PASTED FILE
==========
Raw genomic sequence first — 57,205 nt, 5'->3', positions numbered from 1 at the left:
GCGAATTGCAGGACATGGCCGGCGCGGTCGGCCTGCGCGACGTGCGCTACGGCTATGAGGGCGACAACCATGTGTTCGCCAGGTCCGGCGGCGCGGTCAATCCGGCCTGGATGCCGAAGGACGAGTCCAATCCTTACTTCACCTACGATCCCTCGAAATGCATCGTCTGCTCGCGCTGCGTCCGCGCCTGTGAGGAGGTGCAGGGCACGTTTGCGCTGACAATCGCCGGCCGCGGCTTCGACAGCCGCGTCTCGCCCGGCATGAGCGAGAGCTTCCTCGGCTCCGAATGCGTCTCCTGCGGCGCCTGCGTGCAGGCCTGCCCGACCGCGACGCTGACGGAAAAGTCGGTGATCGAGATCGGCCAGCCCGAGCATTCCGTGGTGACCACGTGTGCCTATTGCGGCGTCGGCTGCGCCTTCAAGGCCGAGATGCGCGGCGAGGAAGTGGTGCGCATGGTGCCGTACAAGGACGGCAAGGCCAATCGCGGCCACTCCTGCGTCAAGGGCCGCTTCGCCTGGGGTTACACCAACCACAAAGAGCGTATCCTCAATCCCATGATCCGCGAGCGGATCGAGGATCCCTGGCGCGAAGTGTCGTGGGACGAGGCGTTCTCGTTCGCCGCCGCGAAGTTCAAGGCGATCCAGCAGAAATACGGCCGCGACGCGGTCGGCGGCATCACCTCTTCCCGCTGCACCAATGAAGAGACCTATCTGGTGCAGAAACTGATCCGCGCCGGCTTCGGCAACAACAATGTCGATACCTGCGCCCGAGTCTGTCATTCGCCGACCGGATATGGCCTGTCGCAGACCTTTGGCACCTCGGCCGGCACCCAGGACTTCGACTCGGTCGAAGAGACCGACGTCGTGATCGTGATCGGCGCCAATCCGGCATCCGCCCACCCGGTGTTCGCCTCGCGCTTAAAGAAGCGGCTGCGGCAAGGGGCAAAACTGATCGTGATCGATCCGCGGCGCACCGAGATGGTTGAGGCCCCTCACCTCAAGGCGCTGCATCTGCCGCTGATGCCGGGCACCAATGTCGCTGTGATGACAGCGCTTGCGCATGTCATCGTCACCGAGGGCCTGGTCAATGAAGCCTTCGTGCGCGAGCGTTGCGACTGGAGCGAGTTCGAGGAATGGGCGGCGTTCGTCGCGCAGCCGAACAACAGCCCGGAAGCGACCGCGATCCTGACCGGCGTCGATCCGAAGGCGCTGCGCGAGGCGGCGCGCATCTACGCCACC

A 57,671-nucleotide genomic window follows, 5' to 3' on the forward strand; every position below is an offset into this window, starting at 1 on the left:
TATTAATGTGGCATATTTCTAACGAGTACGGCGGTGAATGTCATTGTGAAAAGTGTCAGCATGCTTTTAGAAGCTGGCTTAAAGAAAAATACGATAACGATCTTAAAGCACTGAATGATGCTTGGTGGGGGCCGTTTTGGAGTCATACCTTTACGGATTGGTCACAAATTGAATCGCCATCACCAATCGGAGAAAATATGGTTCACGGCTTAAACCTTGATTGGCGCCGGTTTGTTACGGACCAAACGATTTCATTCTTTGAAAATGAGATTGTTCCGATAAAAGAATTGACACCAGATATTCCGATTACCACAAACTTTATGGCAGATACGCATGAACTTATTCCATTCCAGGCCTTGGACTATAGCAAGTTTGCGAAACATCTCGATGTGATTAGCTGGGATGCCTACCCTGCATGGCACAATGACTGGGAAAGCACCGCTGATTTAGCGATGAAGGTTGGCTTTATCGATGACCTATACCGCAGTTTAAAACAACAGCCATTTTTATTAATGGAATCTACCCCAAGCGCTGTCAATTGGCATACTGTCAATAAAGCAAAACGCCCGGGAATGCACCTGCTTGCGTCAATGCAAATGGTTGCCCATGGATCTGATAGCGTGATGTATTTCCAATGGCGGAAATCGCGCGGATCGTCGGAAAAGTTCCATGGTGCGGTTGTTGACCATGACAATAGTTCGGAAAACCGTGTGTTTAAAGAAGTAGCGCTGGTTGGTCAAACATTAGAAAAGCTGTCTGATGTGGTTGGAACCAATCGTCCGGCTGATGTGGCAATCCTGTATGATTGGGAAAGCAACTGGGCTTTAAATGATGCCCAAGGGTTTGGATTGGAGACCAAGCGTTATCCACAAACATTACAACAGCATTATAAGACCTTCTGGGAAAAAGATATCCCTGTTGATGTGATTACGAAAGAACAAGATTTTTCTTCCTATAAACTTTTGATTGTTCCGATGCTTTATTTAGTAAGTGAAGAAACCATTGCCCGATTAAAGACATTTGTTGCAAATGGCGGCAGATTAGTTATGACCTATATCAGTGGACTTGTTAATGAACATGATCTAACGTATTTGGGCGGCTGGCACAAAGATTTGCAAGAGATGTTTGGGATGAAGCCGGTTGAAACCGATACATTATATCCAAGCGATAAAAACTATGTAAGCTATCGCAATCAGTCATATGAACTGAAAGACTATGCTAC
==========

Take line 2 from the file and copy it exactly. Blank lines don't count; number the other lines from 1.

GCGAATTGCAGGACATGGCCGGCGCGGTCGGCCTGCGCGACGTGCGCTACGGCTATGAGGGCGACAACCATGTGTTCGCCAGGTCCGGCGGCGCGGTCAATCCGGCCTGGATGCCGAAGGACGAGTCCAATCCTTACTTCACCTACGATCCCTCGAAATGCATCGTCTGCTCGCGCTGCGTCCGCGCCTGTGAGGAGGTGCAGGGCACGTTTGCGCTGACAATCGCCGGCCGCGGCTTCGACAGCCGCGTCTCGCCCGGCATGAGCGAGAGCTTCCTCGGCTCCGAATGCGTCTCCTGCGGCGCCTGCGTGCAGGCCTGCCCGACCGCGACGCTGACGGAAAAGTCGGTGATCGAGATCGGCCAGCCCGAGCATTCCGTGGTGACCACGTGTGCCTATTGCGGCGTCGGCTGCGCCTTCAAGGCCGAGATGCGCGGCGAGGAAGTGGTGCGCATGGTGCCGTACAAGGACGGCAAGGCCAATCGCGGCCACTCCTGCGTCAAGGGCCGCTTCGCCTGGGGTTACACCAACCACAAAGAGCGTATCCTCAATCCCATGATCCGCGAGCGGATCGAGGATCCCTGGCGCGAAGTGTCGTGGGACGAGGCGTTCTCGTTCGCCGCCGCGAAGTTCAAGGCGATCCAGCAGAAATACGGCCGCGACGCGGTCGGCGGCATCACCTCTTCCCGCTGCACCAATGAAGAGACCTATCTGGTGCAGAAACTGATCCGCGCCGGCTTCGGCAACAACAATGTCGATACCTGCGCCCGAGTCTGTCATTCGCCGACCGGATATGGCCTGTCGCAGACCTTTGGCACCTCGGCCGGCACCCAGGACTTCGACTCGGTCGAAGAGACCGACGTCGTGATCGTGATCGGCGCCAATCCGGCATCCGCCCACCCGGTGTTCGCCTCGCGCTTAAAGAAGCGGCTGCGGCAAGGGGCAAAACTGATCGTGATCGATCCGCGGCGCACCGAGATGGTTGAGGCCCCTCACCTCAAGGCGCTGCATCTGCCGCTGATGCCGGGCACCAATGTCGCTGTGATGACAGCGCTTGCGCATGTCATCGTCACCGAGGGCCTGGTCAATGAAGCCTTCGTGCGCGAGCGTTGCGACTGGAGCGAGTTCGAGGAATGGGCGGCGTTCGTCGCGCAGCCGAACAACAGCCCGGAAGCGACCGCGATCCTGACCGGCGTCGATCCGAAGGCGCTGCGCGAGGCGGCGCGCATCTACGCCACC